Qatar Central Bank (QCB) recently issued a Board Resolution (the Resolution) restricting the ownership of shares in listed financial institutions.
The Resolution provides that one person's ownership of shares may not exceed five percent of the shares of any Qatar Stock Exchange-listed financial institution, whether direct or indirect. However, this percentage may be increased up to 10% subject to the prior approval of the QCB.
Shares owned or held by the state, Qatar Foundation for Education, Science and Community Development, the funds of the General Retirement and Social Insurance Authority, Qatar Investment Authority and Qatar Holding Company are exempt.
The Resolution further provides that, without prejudice to the QCB's authority to apply penalties to the financial institutions pursuant to Law No. 13 of 2012 on the QCB and Regulation of Financial Institutions, no person may benefit from the voting rights in the shareholders' general meeting or in the management of a financial institution in excess of the permitted percentage limit.
In application of the provisions of the Resolution, indirect ownership means: the ownership by economically or legally interrelated persons of an organisation's shares, whether they are natural or legal persons, and whether such relationship is by means of ownership, common management or interrelated interests.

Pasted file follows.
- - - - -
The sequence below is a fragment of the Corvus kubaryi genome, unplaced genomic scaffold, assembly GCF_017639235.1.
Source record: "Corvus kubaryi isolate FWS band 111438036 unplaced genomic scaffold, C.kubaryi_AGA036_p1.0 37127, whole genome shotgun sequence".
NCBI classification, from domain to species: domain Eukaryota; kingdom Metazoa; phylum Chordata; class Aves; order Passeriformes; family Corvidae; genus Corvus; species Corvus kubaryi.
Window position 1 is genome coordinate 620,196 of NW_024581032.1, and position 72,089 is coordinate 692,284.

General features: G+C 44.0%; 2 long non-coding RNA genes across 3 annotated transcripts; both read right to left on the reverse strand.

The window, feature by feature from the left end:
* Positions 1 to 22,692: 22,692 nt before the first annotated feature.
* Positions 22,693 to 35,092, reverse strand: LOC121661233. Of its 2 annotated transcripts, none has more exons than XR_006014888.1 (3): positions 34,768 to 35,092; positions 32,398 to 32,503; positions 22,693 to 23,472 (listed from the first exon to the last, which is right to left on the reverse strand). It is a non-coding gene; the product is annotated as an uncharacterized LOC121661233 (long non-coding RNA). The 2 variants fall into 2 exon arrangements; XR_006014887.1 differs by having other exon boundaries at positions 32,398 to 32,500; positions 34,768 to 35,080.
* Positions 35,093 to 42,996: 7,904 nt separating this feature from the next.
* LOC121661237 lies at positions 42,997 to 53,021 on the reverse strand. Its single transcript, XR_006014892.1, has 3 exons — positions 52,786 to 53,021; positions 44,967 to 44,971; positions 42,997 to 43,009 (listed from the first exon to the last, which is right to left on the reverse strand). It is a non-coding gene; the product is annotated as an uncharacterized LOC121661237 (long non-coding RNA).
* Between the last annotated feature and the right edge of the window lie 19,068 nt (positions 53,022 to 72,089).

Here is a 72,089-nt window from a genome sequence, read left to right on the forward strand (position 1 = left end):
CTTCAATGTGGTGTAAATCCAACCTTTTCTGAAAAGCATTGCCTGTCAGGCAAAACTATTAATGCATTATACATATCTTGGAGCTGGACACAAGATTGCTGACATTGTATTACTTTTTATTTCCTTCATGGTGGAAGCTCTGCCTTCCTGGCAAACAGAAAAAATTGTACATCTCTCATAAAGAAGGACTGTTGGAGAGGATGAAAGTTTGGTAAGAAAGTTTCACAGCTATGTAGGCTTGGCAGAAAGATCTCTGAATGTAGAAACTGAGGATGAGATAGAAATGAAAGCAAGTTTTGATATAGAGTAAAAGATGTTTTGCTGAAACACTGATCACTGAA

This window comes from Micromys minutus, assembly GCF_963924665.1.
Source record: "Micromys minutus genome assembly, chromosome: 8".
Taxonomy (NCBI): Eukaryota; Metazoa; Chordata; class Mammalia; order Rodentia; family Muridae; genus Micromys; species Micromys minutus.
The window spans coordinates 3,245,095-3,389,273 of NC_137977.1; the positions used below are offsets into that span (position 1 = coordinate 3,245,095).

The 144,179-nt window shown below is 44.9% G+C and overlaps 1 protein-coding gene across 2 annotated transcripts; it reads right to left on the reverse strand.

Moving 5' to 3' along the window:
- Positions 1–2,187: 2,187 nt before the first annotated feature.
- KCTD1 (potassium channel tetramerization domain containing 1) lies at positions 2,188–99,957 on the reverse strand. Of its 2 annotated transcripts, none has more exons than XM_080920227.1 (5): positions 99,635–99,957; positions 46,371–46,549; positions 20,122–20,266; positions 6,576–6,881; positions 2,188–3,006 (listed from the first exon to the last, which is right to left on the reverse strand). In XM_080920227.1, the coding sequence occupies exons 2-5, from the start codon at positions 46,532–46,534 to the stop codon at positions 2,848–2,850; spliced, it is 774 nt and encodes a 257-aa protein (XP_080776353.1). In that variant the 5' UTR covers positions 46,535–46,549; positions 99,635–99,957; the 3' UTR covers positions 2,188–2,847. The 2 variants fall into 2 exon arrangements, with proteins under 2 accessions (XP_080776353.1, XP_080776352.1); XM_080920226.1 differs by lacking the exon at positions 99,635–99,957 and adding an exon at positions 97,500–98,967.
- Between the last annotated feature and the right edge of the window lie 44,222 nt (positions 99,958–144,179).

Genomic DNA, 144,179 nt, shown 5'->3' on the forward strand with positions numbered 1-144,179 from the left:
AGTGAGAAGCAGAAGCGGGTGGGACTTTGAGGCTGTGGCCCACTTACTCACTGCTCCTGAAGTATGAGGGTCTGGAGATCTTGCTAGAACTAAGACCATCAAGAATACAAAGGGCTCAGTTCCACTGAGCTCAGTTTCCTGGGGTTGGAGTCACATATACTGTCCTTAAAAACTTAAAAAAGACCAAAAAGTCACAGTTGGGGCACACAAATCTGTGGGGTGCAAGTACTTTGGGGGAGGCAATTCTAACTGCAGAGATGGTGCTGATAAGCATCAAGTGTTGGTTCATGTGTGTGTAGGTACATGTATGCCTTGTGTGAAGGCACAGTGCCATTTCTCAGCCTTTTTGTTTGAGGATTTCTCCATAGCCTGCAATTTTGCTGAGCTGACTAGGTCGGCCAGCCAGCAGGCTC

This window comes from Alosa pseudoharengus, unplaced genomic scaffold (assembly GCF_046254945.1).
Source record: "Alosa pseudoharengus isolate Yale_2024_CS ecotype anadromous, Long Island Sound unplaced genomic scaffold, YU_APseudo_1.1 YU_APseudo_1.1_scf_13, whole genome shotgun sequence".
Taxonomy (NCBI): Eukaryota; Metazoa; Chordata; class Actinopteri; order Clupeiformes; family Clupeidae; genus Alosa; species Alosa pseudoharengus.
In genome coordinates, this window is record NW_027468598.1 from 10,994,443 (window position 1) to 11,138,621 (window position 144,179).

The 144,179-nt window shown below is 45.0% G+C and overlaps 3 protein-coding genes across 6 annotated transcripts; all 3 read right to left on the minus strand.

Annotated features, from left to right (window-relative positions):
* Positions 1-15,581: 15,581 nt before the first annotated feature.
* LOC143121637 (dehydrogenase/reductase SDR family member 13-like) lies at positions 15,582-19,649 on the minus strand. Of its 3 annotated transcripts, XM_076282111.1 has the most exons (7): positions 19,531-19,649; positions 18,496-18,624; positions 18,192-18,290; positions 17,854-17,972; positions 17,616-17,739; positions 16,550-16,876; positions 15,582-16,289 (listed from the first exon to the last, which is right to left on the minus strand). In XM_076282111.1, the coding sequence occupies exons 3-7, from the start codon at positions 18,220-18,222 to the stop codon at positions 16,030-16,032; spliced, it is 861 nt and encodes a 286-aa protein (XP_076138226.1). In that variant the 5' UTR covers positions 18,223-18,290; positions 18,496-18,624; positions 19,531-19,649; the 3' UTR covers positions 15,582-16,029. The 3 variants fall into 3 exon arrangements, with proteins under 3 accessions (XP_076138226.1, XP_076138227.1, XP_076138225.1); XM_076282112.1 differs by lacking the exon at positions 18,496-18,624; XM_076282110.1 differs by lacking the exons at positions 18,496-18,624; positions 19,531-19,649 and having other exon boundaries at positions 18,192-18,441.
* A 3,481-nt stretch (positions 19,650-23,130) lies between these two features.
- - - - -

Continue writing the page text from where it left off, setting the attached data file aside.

'Common ownership or management' means any economic or legal relationship by means of ownership or management.
'Interrelated interests' means each and every interest or relationship giving a person the right to control another person or exercise influence over them in respect of making financial or operational decisions or an alliance of a group of persons.
The Resolution stipulates that all financial institutions subject to its terms adjust their statutes and amend their articles of association to conform no later than one year from the effective date, being March 21 2016. Failing this, they may be subject to the penalties set out above, including the limit on voting rights.
Although the application of the Resolution might create both practical and legal challenges for the affected financial institutions in terms of compliance, the initiative reflects Qatar's strategic plan to improve governance rules, protect consumers and investors against monopolies and also to strengthen the financial sector's infrastructure.
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